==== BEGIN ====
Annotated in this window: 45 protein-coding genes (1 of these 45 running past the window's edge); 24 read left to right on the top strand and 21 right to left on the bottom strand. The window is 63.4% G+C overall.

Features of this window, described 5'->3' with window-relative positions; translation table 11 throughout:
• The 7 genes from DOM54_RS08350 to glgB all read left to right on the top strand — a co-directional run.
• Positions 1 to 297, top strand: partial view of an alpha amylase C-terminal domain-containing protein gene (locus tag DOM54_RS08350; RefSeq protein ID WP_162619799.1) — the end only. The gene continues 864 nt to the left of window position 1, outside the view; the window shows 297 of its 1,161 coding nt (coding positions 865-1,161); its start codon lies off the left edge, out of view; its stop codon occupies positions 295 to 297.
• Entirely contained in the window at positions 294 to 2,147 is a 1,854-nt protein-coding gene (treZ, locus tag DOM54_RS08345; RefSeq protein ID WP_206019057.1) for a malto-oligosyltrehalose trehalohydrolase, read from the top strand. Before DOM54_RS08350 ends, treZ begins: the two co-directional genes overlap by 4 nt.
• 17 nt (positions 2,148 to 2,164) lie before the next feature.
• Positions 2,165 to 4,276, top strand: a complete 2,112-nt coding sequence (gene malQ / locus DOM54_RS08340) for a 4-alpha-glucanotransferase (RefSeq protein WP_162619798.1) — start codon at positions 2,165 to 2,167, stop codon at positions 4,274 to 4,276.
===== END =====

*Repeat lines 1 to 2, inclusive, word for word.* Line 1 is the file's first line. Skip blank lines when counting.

Annotated in this window: 45 protein-coding genes (1 of these 45 running past the window's edge); 24 read left to right on the top strand and 21 right to left on the bottom strand. The window is 63.4% G+C overall.

Features of this window, described 5'->3' with window-relative positions; translation table 11 throughout: